Follow the (Microsoft cybersecurity) money

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Bob Woodward: Hunt’s come in from the cold. Supposedly he’s got a lawyer with $25,000 in a brown paper bag.

Deep Throat: Follow the money.

Bob Woodward: What do you mean? Where?

Deep Throat: Oh, I can’t tell you that.

Bob Woodward: But you could tell me that.

Deep Throat: I can point you in the right direction if I can, but that’s all. Just…follow the money.

The movie All the President’s Men portrayed the taking down of President Richard M. Nixon by two young Washington Post reporters named Bob Woodward and Carl Bernstein. They were guided in this unprecedented journey by a mysterious and anonymous White House insider they code-named Deep Throat. Deep Throat’s guidance to “follow the money” was advice we should all keep in mind, even in cyber security.

To understand what this means, let’s discuss a little background about security spending. Most companies spend roughly 4-8% of their IT budgets on cybersecurity. However, budget line items allocated to the security organization can vary. For example, in many companies firewall management, while certainly securely related, is performed by the IT network team and comes out of the general IT budget. Similarly, domain controllers, while certainly security relevant, are often managed by system administrators, and that spending also comes out of the general IT budget. Other capabilities, such as Identity and Access Management (IAM) and Endpoint Detection and Response (EDR) solutions, usually are cyber security budget items.

Why all this background?  I wrote previously about how Microsoft is very successfully gaining a stronghold in the security market. I expect this trend to continue in large part due to how IT and security expenses are budgeted in organizations.

Microsoft is not really in the security business. It is in the cloud business. When customers buy Microsoft’s E5 offering, they get some pretty good security tools like Defender ATP “thrown in.” Big companies like Microsoft have a tremendous advantage: cross subsidization. They don’t necessarily need to make money in specific business lines as long as it fuels their overall sales. For example, the Cable companies bundle telephone, Internet, and TV in order to increase revenues, simplify customer billing, and increase switching costs (reduce churn).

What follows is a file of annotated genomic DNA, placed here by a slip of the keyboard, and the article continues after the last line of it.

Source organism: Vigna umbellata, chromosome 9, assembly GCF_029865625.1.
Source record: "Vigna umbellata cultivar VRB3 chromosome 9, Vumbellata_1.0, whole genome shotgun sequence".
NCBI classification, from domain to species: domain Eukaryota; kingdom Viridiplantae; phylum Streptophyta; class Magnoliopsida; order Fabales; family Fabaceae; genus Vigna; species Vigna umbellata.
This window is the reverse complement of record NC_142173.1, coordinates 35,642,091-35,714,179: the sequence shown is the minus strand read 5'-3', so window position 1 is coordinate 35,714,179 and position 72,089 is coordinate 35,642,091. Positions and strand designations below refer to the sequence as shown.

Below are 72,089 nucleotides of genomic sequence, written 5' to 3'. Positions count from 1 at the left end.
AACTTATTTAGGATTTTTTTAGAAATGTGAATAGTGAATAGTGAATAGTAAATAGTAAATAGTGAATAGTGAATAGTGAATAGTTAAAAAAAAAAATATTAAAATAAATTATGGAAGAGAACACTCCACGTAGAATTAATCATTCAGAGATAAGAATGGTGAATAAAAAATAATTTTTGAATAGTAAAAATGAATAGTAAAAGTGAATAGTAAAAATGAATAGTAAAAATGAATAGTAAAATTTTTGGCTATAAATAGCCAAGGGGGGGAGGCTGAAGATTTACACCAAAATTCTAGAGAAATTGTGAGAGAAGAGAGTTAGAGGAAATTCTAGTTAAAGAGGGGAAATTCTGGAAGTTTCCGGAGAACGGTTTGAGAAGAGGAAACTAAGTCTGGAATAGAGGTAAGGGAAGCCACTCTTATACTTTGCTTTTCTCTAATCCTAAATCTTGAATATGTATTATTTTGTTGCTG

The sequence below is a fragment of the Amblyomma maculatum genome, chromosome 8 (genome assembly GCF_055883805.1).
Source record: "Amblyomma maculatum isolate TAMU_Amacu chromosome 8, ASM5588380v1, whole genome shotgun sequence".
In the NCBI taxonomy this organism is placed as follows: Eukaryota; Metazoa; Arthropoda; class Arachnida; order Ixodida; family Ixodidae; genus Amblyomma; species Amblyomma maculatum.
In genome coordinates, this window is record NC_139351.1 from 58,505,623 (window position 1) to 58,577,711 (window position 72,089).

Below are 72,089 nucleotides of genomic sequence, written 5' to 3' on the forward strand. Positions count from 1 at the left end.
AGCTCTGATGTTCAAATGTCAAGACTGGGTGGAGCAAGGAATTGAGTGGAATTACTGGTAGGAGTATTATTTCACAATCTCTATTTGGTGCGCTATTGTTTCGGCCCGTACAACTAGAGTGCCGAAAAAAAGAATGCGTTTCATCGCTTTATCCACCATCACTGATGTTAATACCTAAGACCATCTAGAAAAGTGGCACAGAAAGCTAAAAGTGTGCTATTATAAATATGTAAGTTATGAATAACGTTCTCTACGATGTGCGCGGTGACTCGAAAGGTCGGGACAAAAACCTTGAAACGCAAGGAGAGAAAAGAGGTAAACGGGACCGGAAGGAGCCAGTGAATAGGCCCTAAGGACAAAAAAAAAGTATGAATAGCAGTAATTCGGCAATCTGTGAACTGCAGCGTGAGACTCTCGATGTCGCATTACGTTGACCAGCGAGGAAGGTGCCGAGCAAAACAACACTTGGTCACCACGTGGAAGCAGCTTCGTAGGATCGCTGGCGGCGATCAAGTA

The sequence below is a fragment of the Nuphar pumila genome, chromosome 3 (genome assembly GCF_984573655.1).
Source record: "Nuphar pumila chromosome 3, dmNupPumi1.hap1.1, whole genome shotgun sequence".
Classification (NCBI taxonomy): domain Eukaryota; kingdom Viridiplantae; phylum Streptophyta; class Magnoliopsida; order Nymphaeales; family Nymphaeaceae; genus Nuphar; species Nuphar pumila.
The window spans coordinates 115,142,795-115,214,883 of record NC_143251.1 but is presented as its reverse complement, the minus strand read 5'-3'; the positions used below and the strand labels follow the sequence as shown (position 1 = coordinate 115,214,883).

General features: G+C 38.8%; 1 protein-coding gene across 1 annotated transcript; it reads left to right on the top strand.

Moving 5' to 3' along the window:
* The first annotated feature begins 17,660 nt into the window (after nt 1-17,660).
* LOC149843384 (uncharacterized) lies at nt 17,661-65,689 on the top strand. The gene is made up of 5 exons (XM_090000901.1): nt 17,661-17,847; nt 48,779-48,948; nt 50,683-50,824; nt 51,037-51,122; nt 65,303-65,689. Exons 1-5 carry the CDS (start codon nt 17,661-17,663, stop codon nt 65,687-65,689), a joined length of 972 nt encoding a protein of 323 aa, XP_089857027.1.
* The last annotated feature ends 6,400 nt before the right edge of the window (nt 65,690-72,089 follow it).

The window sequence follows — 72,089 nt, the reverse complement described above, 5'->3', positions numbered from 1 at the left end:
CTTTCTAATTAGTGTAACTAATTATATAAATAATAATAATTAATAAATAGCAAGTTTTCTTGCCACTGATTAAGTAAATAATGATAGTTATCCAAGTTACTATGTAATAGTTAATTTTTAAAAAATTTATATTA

We have no idea how much money Microsoft’s security unit nets, because they don’t break out revenues separately in their financial statements. But they have obviously made the decision to bundle security offerings in their E5 packages to drive overall cloud sales and reduce customer churn. However, Microsoft Defender ATP competitors, like CrowdStrike, Carbon Black, and Cylance need to (at least eventually) have a path to profitability.

It is hard to for security vendors to compete when Microsoft is giving essentially the same stuff away for free.

Now let’s go back to corporate security spending. When an organization buys Microsoft’s E5 offering, it is generally budgeted and paid for by the overall IT organization. The security organization gets some security tools such Defender ATP “thrown in” without a budget expenditure. Some security organizations may still elect to pay for similar point-solution third-party security tools (such as CrowdStrike and Cylance). Many security professionals feel they are superior than Defender ATP. It is not necessarily easy to replace security products once operators are trained and the tools are tuned. However, as Microsoft’s offerings get better and security budgets get squeezed, organizations may shed some of their non-Microsoft licenses.

It is hard for security vendors to compete when Microsoft is giving essentially the same stuff away for free. Further, the Microsoft security products are tightly integrated with the full Microsoft software and cloud suite – a characteristic that is impossible for competing products to duplicate. This makes it easier to shift from competing point-solution products to Microsoft offerings.

Is this an an unfair advantage for Microsoft? Matt Stoller thinks it may be:

“Now, what Microsoft is doing could be illegal, but they would argue otherwise. And there is a tension between ‘tying’ which is an antitrust violation, and ‘integration’ which is simply creating a better product by putting two existing products together into one. One way to start making this distinction is to look at the market power of the entity doing the tying. By that metric, Microsoft needs more scrutiny. The corporation often goes unnoticed as a monopolist, largely because its President Brad Smith is a deft political player, but the corporation is still there, eating up markets.”

Matt Stoller

Regardless, security budgets are tightening. If you follow the money, you’ll see that Microsoft is going to be a juggernaut in the security space this year and for years to come.